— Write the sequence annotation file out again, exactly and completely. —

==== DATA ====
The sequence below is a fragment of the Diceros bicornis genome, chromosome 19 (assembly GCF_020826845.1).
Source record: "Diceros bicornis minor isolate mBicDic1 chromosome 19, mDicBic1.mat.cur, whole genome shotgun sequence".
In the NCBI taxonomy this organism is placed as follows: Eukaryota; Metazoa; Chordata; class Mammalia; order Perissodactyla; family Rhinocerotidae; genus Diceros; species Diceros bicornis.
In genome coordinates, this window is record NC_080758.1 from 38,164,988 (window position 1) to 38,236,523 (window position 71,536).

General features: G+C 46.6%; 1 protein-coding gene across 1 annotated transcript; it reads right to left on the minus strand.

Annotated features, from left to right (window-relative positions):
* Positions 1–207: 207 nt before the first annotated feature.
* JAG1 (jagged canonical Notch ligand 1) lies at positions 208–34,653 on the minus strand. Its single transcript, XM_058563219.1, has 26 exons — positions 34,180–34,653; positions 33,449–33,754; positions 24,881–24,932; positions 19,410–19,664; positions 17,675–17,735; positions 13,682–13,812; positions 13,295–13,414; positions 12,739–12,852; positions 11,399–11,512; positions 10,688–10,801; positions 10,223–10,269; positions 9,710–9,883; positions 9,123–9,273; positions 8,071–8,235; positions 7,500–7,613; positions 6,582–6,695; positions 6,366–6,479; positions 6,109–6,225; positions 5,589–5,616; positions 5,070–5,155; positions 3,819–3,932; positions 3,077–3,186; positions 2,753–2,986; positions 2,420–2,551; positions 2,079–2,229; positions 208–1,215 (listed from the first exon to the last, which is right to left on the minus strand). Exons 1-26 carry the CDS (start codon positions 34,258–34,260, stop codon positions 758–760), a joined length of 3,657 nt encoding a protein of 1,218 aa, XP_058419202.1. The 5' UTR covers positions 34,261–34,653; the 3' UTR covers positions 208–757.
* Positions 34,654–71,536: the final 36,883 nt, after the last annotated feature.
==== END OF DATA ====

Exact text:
The sequence below is a fragment of the Diceros bicornis genome, chromosome 19 (assembly GCF_020826845.1).
Source record: "Diceros bicornis minor isolate mBicDic1 chromosome 19, mDicBic1.mat.cur, whole genome shotgun sequence".
In the NCBI taxonomy this organism is placed as follows: Eukaryota; Metazoa; Chordata; class Mammalia; order Perissodactyla; family Rhinocerotidae; genus Diceros; species Diceros bicornis.
In genome coordinates, this window is record NC_080758.1 from 38,164,988 (window position 1) to 38,236,523 (window position 71,536).

General features: G+C 46.6%; 1 protein-coding gene across 1 annotated transcript; it reads right to left on the minus strand.

Annotated features, from left to right (window-relative positions):
* Positions 1–207: 207 nt before the first annotated feature.
* JAG1 (jagged canonical Notch ligand 1) lies at positions 208–34,653 on the minus strand. Its single transcript, XM_058563219.1, has 26 exons — positions 34,180–34,653; positions 33,449–33,754; positions 24,881–24,932; positions 19,410–19,664; positions 17,675–17,735; positions 13,682–13,812; positions 13,295–13,414; positions 12,739–12,852; positions 11,399–11,512; positions 10,688–10,801; positions 10,223–10,269; positions 9,710–9,883; positions 9,123–9,273; positions 8,071–8,235; positions 7,500–7,613; positions 6,582–6,695; positions 6,366–6,479; positions 6,109–6,225; positions 5,589–5,616; positions 5,070–5,155; positions 3,819–3,932; positions 3,077–3,186; positions 2,753–2,986; positions 2,420–2,551; positions 2,079–2,229; positions 208–1,215 (listed from the first exon to the last, which is right to left on the minus strand). Exons 1-26 carry the CDS (start codon positions 34,258–34,260, stop codon positions 758–760), a joined length of 3,657 nt encoding a protein of 1,218 aa, XP_058419202.1. The 5' UTR covers positions 34,261–34,653; the 3' UTR covers positions 208–757.
* Positions 34,654–71,536: the final 36,883 nt, after the last annotated feature.